Title: William Kritsonis, School Law, Ch 5 Employment Law
1 Employment Law
William Allan Kritsonis PhD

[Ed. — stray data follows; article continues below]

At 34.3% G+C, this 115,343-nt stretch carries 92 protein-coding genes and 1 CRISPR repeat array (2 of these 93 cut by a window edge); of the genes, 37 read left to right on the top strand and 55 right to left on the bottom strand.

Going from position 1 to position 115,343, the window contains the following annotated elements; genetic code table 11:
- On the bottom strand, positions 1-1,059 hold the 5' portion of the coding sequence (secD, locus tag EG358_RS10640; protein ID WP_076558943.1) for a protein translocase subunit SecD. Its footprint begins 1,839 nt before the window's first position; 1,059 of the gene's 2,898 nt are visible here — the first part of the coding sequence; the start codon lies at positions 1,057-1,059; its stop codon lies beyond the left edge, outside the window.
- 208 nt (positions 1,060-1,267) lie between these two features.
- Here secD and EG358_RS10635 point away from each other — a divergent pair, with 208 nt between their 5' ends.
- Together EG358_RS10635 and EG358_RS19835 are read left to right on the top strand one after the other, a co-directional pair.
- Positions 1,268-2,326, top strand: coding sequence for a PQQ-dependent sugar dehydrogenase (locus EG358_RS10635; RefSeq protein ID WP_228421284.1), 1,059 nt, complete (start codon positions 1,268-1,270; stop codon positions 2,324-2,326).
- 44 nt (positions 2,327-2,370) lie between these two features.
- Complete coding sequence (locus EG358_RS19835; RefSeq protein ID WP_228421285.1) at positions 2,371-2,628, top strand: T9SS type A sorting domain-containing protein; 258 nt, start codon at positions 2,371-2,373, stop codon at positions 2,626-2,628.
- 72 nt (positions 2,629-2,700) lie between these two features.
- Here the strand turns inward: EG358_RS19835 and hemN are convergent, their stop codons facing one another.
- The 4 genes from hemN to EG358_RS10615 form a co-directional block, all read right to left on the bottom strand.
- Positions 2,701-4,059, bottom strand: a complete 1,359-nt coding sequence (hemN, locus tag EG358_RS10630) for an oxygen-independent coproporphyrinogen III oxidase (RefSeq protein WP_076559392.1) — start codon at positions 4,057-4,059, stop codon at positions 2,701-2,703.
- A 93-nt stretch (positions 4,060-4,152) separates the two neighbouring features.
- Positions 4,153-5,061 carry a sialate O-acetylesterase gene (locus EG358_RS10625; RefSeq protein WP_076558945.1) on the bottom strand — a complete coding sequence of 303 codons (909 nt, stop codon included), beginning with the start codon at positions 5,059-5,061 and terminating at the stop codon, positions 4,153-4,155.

2 When you see a court de- cision made on a public policy basis that usually means the court does not have a clear legal rule to base its decision on but is doing what is right in the circumstances. Usually very vague. D. Public Policy Exceptions to AT WILL Employment Contract p. 684 et seq. 1. Many court decisions have held that it would be a violation of public policy to allow an employer to fire an employee for a. Refusing to violate a law (text examples committing perjury indece nt exposure) b. Exercising a legal right (text example filing workmens comp claim) responding to OSHA EEOC etc. c. Performing a legal duty (jury duty report to police etc.) 2. Whistleblowing is a special category a. Reporting illegal or irregular activities of fellow employees or the company to authorities b. Is in the best interest of the public but usually not the employer c. Probably not realistic for the employee to keep working with the employer he/she reported to authorities 3 E. Tort Law Application in Employment Setting 1. Tort law applies equally in employment setting with exceptions a. Employe e cannot sue employer for on-the-job injuries (Workers Comp) b. Employee might sue fellow worker but only if unrelated to work activities (also Workers Comp) or intentional tort 2. Employees can sue employers for false or misleading statements made concerning job performance (usually in response to inquiry from new prospective employer) a. Employer must be careful to only provide facts that have been/can be documented (not vague accusations) b. Most employers provide very limited information c. But ex-employers may be liable for not providing relevant negative information (see Cal. case re teacher) 4 3. Employee Privacy a. Becoming a significant issue especially with regard to employer use of computer surveillance. b. Employer-provided email system (or Internet access) (1) Employer historically has been able to monitor work activity (A) Should that apply to personal activity while on break at her desk (B) Is it reasonable to expect/allow the higher degree of scrutiny made available by computers (2) How can the employer tell when employee is not on the clock c. What off-the-job or other information should be available (1) Drug testing (which can detect off-the-job use) (2) Evidence relating to physical condition (A) Which may affect ability to do the job (B) Which may affect health or disability insurance cost (See Gattaca) 5 III. DISCRIMINATION IN EMPLOYMENT (Civil Rights Act Title VII) p. 697 A. Title VII is one part of Civil Rights Act of 1964 1. All titles of Civil Rights Act prohibit discrimination but apply in different settings (e.g. housing public accommodation lending) 2. Types of discrimination and methods of proof are essentially the same 3. Title VII also applies to unions 4. Title VII does not apply to employers with very few employees (under 20) but parallel state law applies to all B. Major Categories (for proof purposes) 1. Disparate Treatment dis - PEAR at Individual employee receiving differing treatment due to his/her membership in protected class 2. Disparate Impact Outwardly neutral requirement/rule has a significantly greater impact on persons in protected class 6 Prima facie translates as at first face. To say that a party has proven a prima facie case means that if no other evidence is intro-duced that party will win. C. Disparate Impact 1. Employee (or applicant or group) produces evidence that specific policy or requirement has a signi- ficantly greater impact on members of protected group(s) prima facie case 2. Employer can produce evidence a. To refute statistical evidence presented by plaintiff b. That policy/requirement is directly related to the job 3. Employee has the burden of proving actual discrimination a. Proof of intent to discriminate is not required but can be used to rebut employers evidence b. Proof that job-related requirements could be better (or equally) met by means without discriminatory impact 7 D. Disparate Treatment 1. Plaintiff (employee applicant prior employee) produces evidence that allows conclusion that he/she received negative treatment due to his/her membership in protected class prima facie case 2. Employer produces evidence that there was a valid job-related reason for the treatment e.g. a. Work performance (documented) b. Union contract seniority system c. Objective qualifications 3. Plaint iff can the produce evidence that the employers evidence is really a pretext (phony reason) to cover actual discriminatory intent a. Multiple similar acts prior to specific act charged b. No other use of reason in similar situations c. Rules that may have existed but with being enforced d. Prior actions inconsistent with reason NOTE Employers evidence can be in- formation gained after the treatment for which the employee sued. 8 D. Discrimination based on religion gets somewhat different treatment 1. Negative employment action must relate to job requirements (if not only pretext) 2. Emp loyer must make a reasonable accommodation in light of the requirements of employees religion a. Religion must be one that is generally recognized as such b. Problem must result from a recognized requirement of that religion (not merely employees personal thing) 3. Employer NOT required to take action that would produce an undue hardship on employer e.g. a. Excusing particular employee from shift rotation that applies to all in his/her job category b. Making extensive re-arrangements of other persons work c. Violating safety regulations d. Viol ating provisions of applicable union contracts NOTE that these rules are very similar to the rules applied in disability discrimination cases. 9 E. Affirmative Action p. 701 1. Initial interpretation of Act assumed that the act benefited only groups that had been previously subject to discrimination e.g. Benefited Not Benefited Non-cauc asian Caucasian Non-U.S. native U.S. native Female Male Non-Christian Chr istian 2. Affirmative action programs devised to allow particular benefits or considerations to help overcome effects of past discrimination a. Some set particular quotas for increasing proportion of benefited group b. Special considerations (e.g. lower requirements) for persons from benefited groups c. Set aside programs for which only benefited groups qualified 10 3. More-recent interpretation of Act looks at specific language of Act that prohibits discrimination based on stated category (race religion national origin etc.) a. Makes affirmative action programs more difficult because they necessarily discriminate based on a stated category b. Affirmative action programs still possible if the program sponsor can show that it is intended to and will counter the effects of prior discrimination by the program sponsor 11 F. Bona Fide Occupational Qualification (BFOQ) and Business Necessity p. 700 1. The Act expressly provides for a defense to discrimination cases if making the distinction is an objective requirement for the job a. Act specifically states that race can never be a BFOQ b. Some legitimate BFOQ situations (1) Hiring a minister or priest for a religious organization (2) Clothing and cosmetics models (male / female) (3) Restroom attendants c. Customer preference per se generally not accepted (e.g. airline cabin attendants were called stewardesses ) 12 2. Business Necessity relates more to particular requirements of business rather than the specific job/task a. Related to objective requirements for performing the particular job b. Can indirectly include customer preference c. Examples (1) Persons to model cosmetics (e.g. Fashion Fair can refuse to hire models with light skin color) (2) Womens clothing stores can refuse to hire male security persons to monitor dressing room areas d. Interesting questions (1) Can a gentlemens club refuse to hire male dancers (Guys can dance) (2) Can a radical-right Nazi bookstore refuse to hire an African-American clerk 13 Sexual harassment cases demonstrate how no one can predict how legislation might be actually used. See also RICO. G. Sexual Harassment p. 702 1. The logic a. Civil Rights Act prohibits discr imination on the basis of sex with respect to terms and conditions of employment b. If a female employees possibility for advancement depends on conditions not applied to males the Act is violated (Quid Pro Quo discrimination) c. If the conditions in which a female person works are substan- tially more stressful than male employees doing the same job the act is violated (hostile work environment) 2. The term sex was added to the Act at the last minute in an attempt to defeat it --- under the conditions not likely to work (No one seriously considered the ramifications of the addition) 3. Has created some of the more difficult problems under the Act (Probably inevitable Venus vs. Mars and all that 14 H. Some Procedural / Remedy Things 1. MUST first file complaint with EEOC within 180 days of most- recent act of discrimination 2. EEOC can choose to pursue the complaint a. Usually makes some attempt at resolution b. EEOC does not file very many cases more often disparate impact cases 3. If EEOC does not decide within 6 months or declines to act person may bring action in state or federal court 4. Possible remedies a. Hiring b . Back pay c. Promotion d. Reasonable attorneys fees e. Retroactive seniority f. Punitive damages (maximum 300000) 15 IV. Age Discrimination (1967) p. 704 A. Protected Class Employees and Applicants 40 or older 1. Age of person (40) cannot be used as a reason to not hire to fire etc. 2. Basically same type of proof as in Title VII a. Person must first file complaint with EEOC b. Can sue if EEOC does not take case B. Discrimination must be clearly based on age 1. Recent cases have held that dismissing higher paid workers is an economic decision and the fact that it has a greater impact on 40-and-over group does not violate the act 2. COMMENT Those decisions could mostly eliminate the act as protection for current employees. The logic does not apply when 40 person is competing for entry level entry wage position 16 V. AMERICANS WITH DISABILITIES ACT (ADA) p. 705 A. Most recent discrimination legislation (1990) 1. Intended to prevent disabled persons from being discriminated aga inst because of preconceptions about what they can do 2. Requires that persons be considered for employment and treated while employees based on objective abilities B. Disabled persons include 1. Persons who have or are perceived as having a condition which a physical or mental impairment that substantially inhibits a major life activity a. Lack of one or more senses (blind deaf) b. Inability to use some parts of body (e.g. legs arms etc.) c. Mental illness d. Recovered (recovering) alcoholic or drug addict e. Dyslex ia AIDS etc. 2. NOT sexual disorders homosexuality compulsive gambling practicing alcoholics or addicts 17 C. Employers are required to make reasonable accommodations for disabled persons so they are not hindered by non-work problems 1. Accomm odations need not impose undue hardship on employer a. What constitutes reasonable accommodation and undue hardship are not defined b. Cost is a factor but not necessarily determinative c. Physical installations (elevators ramps special desks etc.) are usually not considered undue hardship d. Completely revamping the building office etc. may be 2. The idea is that some changes in traditional arrangements are less important that allowing the disabled person to work a. Things that are not important to doing the work can be adjusted so the disabled person is not prevented from doing what he or she is able to do b. The cost is measured against an unquantifiable value of allowing a person to be productive